Specifically, you can filter on events where “metricset.name:cpu” and those events will have a “system.cpu.load.1” field which represents the CPU load over the last minute.  Below is an example of that view, but with very low CPU utilization as the machine is idle at the moment.

Custom Rule

Now we are going to create the custom rule that alerts us when CPU load is greater than 1.0 which assumes a single CPU (load value explained).  There is an example rule that we can use as a template:

$ cp example_rules/example_single_metric_agg.yaml cpu_high.yaml

and modify cpu_high.yaml to look like:

name: Metricbeat CPU Spike Rule
type: metric_aggregation

index: metricbeat-*

minutes: 1

metric_agg_key: system.cpu.load.1
metric_agg_type: avg
query_key: beat.hostname
doc_type: metricsets

minutes: 1

sync_bucket_interval: true
#allow_buffer_time_overlap: true
#use_run_every_query_size: true

min_threshold: 0.0
max_threshold: 1.0

- term:
  metricset.name: cpu

# The debug alert is use when a match is found
  - "debug"

Now we can validate the rule and have it do a quick dry run:

$ sudo pip install pytest

$ python -m elastalert.test_rule cpu_high.yaml

Running from the console

Now it’s time to run ElastAlert using our custom rule:

$ python -m elastalert.elastalert --verbose --rule cpu_high.yaml

Every 10 seconds the rule will be run and you should see:

INFO:elastalert:Ran Metricbeat CPU Spike Rule from 2017-04-16 02:53 UTC to 2017-04-16 02:53 UTC: 0 query hits (0 already seen), 0 matches, 0 alerts sent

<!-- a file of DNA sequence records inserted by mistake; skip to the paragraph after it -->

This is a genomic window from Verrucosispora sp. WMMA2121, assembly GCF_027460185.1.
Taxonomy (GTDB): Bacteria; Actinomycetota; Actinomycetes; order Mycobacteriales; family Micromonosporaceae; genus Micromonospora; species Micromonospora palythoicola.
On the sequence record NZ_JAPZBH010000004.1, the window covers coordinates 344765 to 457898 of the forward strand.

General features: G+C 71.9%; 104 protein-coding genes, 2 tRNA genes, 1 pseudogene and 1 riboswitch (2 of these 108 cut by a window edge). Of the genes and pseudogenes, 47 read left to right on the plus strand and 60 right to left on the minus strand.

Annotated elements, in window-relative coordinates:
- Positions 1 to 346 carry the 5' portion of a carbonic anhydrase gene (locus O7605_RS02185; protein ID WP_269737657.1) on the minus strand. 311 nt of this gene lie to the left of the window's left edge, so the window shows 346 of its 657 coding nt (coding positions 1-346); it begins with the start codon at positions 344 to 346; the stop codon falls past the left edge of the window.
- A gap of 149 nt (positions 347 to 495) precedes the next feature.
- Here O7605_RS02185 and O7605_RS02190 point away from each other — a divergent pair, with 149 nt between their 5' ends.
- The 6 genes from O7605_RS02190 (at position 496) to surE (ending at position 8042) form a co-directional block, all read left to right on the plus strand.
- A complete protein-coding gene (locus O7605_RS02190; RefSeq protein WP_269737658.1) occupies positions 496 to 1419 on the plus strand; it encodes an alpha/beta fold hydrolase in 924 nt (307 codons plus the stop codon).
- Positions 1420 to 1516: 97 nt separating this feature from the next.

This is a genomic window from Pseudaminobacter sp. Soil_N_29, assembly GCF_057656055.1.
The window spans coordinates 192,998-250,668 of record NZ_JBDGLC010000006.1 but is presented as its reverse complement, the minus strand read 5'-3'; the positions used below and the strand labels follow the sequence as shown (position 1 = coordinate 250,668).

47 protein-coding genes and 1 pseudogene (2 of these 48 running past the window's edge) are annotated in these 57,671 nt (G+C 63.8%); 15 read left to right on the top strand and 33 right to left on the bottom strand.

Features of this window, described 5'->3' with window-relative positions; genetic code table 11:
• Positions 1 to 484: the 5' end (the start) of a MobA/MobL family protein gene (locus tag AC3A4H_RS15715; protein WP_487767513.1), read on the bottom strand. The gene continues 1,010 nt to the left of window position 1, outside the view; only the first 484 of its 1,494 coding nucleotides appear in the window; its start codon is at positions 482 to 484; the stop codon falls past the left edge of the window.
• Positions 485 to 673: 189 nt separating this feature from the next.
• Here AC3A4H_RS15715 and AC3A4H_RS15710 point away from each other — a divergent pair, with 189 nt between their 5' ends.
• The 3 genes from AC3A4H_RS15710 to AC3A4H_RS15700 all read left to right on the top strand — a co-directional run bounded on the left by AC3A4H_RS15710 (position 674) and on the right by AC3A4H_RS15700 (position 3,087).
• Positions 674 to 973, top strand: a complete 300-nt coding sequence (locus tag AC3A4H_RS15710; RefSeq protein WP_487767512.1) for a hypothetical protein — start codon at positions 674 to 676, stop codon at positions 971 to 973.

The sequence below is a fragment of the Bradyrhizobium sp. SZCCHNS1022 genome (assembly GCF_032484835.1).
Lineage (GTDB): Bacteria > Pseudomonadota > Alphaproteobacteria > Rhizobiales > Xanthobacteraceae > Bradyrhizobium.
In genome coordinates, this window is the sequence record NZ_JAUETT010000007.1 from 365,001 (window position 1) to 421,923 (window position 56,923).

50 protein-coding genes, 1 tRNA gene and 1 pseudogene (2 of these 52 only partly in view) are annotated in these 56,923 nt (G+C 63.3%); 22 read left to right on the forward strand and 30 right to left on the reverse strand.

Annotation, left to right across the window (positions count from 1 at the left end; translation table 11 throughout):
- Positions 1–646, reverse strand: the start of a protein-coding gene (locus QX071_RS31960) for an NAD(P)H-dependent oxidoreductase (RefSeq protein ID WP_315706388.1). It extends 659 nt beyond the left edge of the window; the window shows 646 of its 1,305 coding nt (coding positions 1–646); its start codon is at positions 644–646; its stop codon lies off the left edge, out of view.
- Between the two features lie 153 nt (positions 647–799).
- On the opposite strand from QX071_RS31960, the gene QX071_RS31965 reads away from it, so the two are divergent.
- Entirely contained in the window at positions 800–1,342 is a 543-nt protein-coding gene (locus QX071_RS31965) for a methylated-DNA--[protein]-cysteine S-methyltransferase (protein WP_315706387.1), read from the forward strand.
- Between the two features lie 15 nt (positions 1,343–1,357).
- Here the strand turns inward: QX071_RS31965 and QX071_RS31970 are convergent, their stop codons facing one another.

Then from the host where you have MetricBeat installed and reporting back every 30 seconds, run the ‘stress’ program that will create a load on the CPU:

$ sudo apt-get install stress -y

$ stress --cpu 4

When you load the CPU of the MetricBeat host, after 60 seconds or so you should see a message like this which indicates that the threshold has been reached. In this article, we only have our alert going to the console, but you are free to send this to any of the alerting modules (SMTP, JIRA, Slack, PagerDuty, etc)

INFO:elastalert:Sleeping for 9.994223 seconds
INFO:elastalert:Skipping writing to ES: {'rule_name': u'Metricbeat CPU Spike Rule.lstash1', '@timestamp': '2017-04-16T02:54:07.993044Z', 'exponent': 0, 'until': '2017-04-16T02:55:07.993019Z'}
 INFO:elastalert:Alert for Metricbeat CPU Spike Rule, lstash1 at 2017-04-16T02:53:00Z:
 INFO:elastalert:Metricbeat CPU Spike Rule

Threshold violation, avg:system.cpu.load.1 2.05499994755 (min: 0.0 max : 0.8)

@timestamp: 2017-04-16T02:53:00Z
 beat.hostname: lstash1
 num_hits: 40277
 num_matches: 1
 system.cpu.load.1_avg: 2.05499994755

INFO:elastalert:Skipping writing to ES: {'hits': 40277, 'matches': 1, '@timestamp': '2017-04-16T02:54:07.998298Z', 'rule_name': 'Metricbeat CPU Spike Rule', 'starttime': '2017-04-16T02:53:00.471872Z', 'endtime': '2017-04-16T02:54:00.471872Z', 'time_taken': 0.019961833953857422}

Running as a service

If you want to explore running this as a service, you can read my article here.  The module dependencies are complex, so when running as a service we take the approach of running inside a Python virtualenv.



















At one time, needed awscli before running create_index.py

sudo pip install awscli

alternate for running /usr/local/bin/elastalert

$ python -m elastalert.elastalert --debug

branch for pull request

$ git clone https://github.com/fabianlee/elastalert.git -b fabianlee_requirements_change